Gold fell to its lowest in 10 months on Monday as global equities strengthened as investors shrugged off worries of political instability in Italy, while U.S. Treasury yields rose after U.S. economic data.
Italian Prime Minister Matteo Renzi said he would resign after suffering a crushing defeat on Sunday in a referendum on constitutional reform, raising concerns of early elections in 2017.
Spot gold fell by as much as 1.6 percent to its lowest since February at $1,157 an ounce and was down 0.47 percent at $1,170.67 by 3:01 p.m. EDT. U.S. gold futures for February delivery settled at $1,176.50.
The benchmark 10-year U.S. Treasury yield rose, as the Institute for Supply Management said the pace of growth among domestic services industries accelerated more than forecast in November.
As gold pays no interest, the rise in returns from U.S. bonds is seen as negative for the metal.
"Investors are looking at the general appeal of the U.S. versus Europe and assessing where their money is going to give them a bigger return," said ICBC Standard Bank analyst Tom Kendall.
"Gold has done really well up until the last six months because investors weren't earning on cash above inflation but now U.S. 10-year yields are higher and real interest rates have become more positive hence gold looks less attractive because one can earn a return on cash elsewhere."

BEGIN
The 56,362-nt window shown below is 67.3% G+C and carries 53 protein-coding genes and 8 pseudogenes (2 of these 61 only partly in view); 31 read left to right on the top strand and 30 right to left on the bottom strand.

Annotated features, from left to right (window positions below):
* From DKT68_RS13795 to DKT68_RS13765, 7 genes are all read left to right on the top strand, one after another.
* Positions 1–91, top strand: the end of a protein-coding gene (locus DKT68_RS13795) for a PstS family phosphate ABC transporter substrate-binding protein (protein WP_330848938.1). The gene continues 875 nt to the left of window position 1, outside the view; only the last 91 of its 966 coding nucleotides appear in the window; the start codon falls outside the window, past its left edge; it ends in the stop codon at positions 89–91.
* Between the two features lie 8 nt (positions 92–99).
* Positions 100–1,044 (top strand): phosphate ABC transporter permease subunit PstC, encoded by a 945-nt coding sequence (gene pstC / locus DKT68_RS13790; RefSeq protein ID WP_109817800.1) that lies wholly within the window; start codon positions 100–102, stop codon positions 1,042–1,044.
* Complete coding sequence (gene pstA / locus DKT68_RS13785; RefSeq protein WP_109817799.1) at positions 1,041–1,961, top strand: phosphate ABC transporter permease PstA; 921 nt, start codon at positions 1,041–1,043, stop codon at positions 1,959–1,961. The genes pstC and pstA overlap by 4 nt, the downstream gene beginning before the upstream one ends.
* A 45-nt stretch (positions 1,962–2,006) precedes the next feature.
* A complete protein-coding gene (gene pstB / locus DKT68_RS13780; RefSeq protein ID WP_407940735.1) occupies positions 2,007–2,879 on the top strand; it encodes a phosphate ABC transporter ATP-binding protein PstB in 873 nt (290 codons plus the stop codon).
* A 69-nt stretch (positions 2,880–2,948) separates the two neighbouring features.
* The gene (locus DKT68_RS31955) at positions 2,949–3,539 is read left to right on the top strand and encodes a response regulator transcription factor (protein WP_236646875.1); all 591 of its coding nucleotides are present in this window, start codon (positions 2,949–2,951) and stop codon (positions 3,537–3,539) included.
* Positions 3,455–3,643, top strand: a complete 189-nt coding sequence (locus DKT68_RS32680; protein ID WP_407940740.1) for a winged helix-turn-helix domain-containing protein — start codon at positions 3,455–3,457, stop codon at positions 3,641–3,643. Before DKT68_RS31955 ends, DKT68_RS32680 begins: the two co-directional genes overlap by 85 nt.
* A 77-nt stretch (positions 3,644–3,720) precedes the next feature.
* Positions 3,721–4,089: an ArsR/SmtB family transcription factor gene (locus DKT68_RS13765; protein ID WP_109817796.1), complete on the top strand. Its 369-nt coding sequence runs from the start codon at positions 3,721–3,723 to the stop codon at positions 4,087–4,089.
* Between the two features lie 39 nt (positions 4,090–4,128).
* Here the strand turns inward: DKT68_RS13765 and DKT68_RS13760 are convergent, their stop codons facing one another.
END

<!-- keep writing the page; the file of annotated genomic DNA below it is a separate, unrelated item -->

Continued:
The metal was also under the pressure because of stronger European and U.S. shares, as investors were reassured by expectations the European Central Bank (ECB) would step in if needed. The next ECB policy meeting is on Thursday.
Higher appetite for risk curbs the appeal of assets viewed as safer, such as gold.
Gold fell more than 8 percent in November, hurt by a jump in the dollar and Treasury yields after Donald Trump's surprise election to the U.S. presidency led to speculation that his commitment to infrastructure spending would spur growth and inflation.
Prices had touched a two-year high in July as investors scoured for safe assets following Britain's vote to leave the EU and on uncertainty about U.S. interest rate increases.
"Markets expect the U.S. rate hike to take place this month ... investors look at the next big event, which could be a January or February rate hike," Natixis analyst Bernard Dahdah said.
Gold fell more than 1 percent on Monday as the euro slid against the dollar after Italian Prime Minister Matteo Renzi conceded defeat in a referendum over his plan to reform the constitution.
The political uncertainty in the euro zone earlier spurred safe-haven demand for gold, but the precious metal later surrendered gains to trade lower.